Celebrate best friends. If you have a friend whom you're closer to than all others, keep investing time and energy into that relationship. Thank God for her, and celebrate the fact that you have a best friend to enjoy.
Let your friendships serve as mirrors. Notice how your friendships reflect back new insights about yourself. As you pay attention to the way a particular friend makes you think and feel - either positive or negative - and consider why you react that way, you'll come to understand more about yourself. The more time you spend with your friends, the more they can become like mirrors for you, reflecting what's good and bad about your own attitudes and actions and bringing to light what you may never have seen before.
Allow unexpected friendships to change you. Sometimes you find yourself drawn to people whom you wouldn't have considered as friends before. When a friendship surprises you by developing unexpectedly, ask God to use the relationship to help you learn valuable insights and grow into a better person in the process.
Help create a healthy community of friends. Group friendships can become marred by such issues as jealousy and oversensitivity. Do your best to make your circles of friends accepting and authentic. Listen to each other, encourage each other, and make yourselves available to serve each other. Give each other grace and support.
Deal with space. Whenever one of your close friendships pulls farther apart, use the space between you and your friend to gain a new perspective on the relationship.
Explore your expectations. Figure out what qualities you hope your various friendships will have, and clearly communicate those expectations to your friends. Do you want them to show up for important events in your life, know the right words to make you feel better when you're going through a tough time, or something else? Let them know.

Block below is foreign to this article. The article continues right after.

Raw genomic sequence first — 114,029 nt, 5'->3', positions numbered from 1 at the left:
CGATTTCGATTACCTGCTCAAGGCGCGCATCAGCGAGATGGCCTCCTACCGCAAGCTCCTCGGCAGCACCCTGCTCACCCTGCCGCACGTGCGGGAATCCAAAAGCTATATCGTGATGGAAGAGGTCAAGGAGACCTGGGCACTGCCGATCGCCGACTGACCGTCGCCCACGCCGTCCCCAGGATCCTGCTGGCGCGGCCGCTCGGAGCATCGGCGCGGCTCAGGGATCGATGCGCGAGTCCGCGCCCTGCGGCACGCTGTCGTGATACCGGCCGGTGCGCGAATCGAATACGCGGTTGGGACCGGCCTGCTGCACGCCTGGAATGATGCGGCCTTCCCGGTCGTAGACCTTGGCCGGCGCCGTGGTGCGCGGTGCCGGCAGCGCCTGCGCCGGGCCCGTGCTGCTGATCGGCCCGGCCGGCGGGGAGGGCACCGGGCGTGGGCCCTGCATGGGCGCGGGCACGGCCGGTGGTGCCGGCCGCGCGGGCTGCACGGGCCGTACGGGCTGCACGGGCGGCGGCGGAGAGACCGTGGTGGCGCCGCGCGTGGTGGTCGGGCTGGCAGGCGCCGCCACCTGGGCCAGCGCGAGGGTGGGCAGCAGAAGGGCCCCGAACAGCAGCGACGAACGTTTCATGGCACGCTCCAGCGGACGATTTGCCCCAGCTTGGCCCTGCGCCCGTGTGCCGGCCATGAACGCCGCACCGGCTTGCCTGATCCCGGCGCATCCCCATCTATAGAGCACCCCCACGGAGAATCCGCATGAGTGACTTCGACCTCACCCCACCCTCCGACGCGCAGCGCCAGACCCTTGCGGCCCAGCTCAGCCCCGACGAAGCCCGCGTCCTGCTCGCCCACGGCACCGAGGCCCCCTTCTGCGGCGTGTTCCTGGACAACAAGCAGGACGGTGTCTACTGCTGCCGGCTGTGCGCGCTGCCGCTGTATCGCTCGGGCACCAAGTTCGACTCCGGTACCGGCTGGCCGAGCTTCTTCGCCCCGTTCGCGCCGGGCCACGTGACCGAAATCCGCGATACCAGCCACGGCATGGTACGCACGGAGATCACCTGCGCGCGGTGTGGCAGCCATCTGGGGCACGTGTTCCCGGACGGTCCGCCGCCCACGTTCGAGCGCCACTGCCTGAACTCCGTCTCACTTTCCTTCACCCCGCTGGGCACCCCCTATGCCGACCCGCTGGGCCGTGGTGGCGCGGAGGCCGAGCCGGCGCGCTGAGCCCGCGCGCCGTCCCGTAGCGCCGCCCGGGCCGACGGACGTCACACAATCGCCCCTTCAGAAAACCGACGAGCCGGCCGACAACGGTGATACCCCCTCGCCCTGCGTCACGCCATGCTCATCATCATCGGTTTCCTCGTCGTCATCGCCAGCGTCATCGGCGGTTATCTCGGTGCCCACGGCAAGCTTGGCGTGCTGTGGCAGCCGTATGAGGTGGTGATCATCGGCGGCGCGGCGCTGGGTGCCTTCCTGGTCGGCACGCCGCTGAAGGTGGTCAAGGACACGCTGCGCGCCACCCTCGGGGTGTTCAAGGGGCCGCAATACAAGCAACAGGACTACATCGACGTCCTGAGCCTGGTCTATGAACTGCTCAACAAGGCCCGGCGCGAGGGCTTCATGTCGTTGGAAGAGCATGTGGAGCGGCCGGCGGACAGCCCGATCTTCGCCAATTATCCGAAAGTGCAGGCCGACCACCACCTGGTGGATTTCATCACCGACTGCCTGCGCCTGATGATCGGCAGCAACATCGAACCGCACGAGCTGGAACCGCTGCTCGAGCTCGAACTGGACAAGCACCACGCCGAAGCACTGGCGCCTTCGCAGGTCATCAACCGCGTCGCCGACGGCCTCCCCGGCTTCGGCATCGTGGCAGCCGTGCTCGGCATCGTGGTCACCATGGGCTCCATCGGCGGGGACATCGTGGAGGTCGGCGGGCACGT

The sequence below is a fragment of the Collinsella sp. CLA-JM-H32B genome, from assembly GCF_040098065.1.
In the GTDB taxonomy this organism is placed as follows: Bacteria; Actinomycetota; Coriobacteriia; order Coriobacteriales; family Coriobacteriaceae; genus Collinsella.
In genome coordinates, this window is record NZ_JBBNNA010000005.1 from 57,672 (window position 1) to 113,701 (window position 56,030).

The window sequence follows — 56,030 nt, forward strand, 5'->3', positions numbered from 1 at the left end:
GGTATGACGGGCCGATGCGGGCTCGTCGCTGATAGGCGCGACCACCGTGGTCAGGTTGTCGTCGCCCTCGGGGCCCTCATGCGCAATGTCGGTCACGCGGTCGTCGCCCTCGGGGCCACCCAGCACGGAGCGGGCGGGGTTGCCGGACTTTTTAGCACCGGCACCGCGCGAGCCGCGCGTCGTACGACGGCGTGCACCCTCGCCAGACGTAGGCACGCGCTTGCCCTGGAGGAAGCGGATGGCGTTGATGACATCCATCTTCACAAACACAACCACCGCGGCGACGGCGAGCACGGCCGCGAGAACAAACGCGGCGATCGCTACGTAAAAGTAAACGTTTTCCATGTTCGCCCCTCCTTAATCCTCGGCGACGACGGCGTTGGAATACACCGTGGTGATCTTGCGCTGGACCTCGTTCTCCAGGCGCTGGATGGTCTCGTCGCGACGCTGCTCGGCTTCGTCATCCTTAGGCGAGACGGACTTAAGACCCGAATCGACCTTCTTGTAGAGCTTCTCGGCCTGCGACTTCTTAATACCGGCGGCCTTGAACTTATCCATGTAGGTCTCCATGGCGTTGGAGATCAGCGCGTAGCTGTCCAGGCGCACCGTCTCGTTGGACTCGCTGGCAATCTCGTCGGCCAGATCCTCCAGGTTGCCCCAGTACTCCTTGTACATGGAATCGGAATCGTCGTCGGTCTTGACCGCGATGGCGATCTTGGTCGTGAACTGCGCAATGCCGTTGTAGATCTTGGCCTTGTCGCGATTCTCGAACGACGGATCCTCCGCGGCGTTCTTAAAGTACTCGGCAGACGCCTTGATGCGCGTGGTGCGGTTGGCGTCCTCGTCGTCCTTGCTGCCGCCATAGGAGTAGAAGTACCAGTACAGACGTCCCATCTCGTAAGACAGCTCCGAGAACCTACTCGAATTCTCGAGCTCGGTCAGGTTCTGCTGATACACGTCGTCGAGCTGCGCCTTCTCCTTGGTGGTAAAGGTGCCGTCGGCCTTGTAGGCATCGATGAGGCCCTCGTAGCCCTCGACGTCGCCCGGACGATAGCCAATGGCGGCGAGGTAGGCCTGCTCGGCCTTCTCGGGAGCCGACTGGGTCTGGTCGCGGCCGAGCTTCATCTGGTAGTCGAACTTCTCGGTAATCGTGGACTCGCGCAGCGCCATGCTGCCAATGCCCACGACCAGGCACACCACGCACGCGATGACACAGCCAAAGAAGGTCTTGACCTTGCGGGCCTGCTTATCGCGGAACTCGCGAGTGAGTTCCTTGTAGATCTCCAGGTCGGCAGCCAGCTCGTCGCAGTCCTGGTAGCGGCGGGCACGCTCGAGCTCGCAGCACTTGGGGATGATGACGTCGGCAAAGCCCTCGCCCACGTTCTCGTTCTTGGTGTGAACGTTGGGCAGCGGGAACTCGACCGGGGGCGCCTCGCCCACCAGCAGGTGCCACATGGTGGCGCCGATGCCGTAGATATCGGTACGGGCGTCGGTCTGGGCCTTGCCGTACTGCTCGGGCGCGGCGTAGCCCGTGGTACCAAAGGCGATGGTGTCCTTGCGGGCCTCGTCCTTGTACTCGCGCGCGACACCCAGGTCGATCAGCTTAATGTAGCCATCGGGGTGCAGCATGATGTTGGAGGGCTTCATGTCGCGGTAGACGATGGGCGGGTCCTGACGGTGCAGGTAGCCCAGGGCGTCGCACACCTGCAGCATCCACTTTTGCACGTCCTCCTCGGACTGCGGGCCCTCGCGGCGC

Befriend yourself. You have to learn how to be a good friend to yourself before you can truly become a good friend to others. Don't ask your friends to do something for you that only you can do for yourself, such as discovering your identity and worth or preventing you from feeling lonely. Give yourself the gift of solitude on a regular basis to pray and think about your life. Then you'll have more to give to others.
September 12, 2009
Adapted from The Friends We Keep: A Woman's Quest for the Soul of Friendship, copyright 2009 by Sarah Zacharias Davis. Published by WaterBrook Multnomah Publishing Group, a division of Random House, Inc., Colorado Springs, Co., www.randomhouse.com/waterbrook.
Sarah Zacharias Davis is a senior advancement officer at Pepperdine University, having joined the university after working as vice president of marketing and development for Ravi Zacharias International Ministries and in strategic marketing for CNN. The daughter of best-selling writer Ravi Zacharias, Davis is the author of the critically-acclaimed Confessions from an Honest Wife and Transparent: Getting Honest about Who We are and Who We Want to Be. She graduated from Covenant College with a degree in education and lives in Los Angeles, California.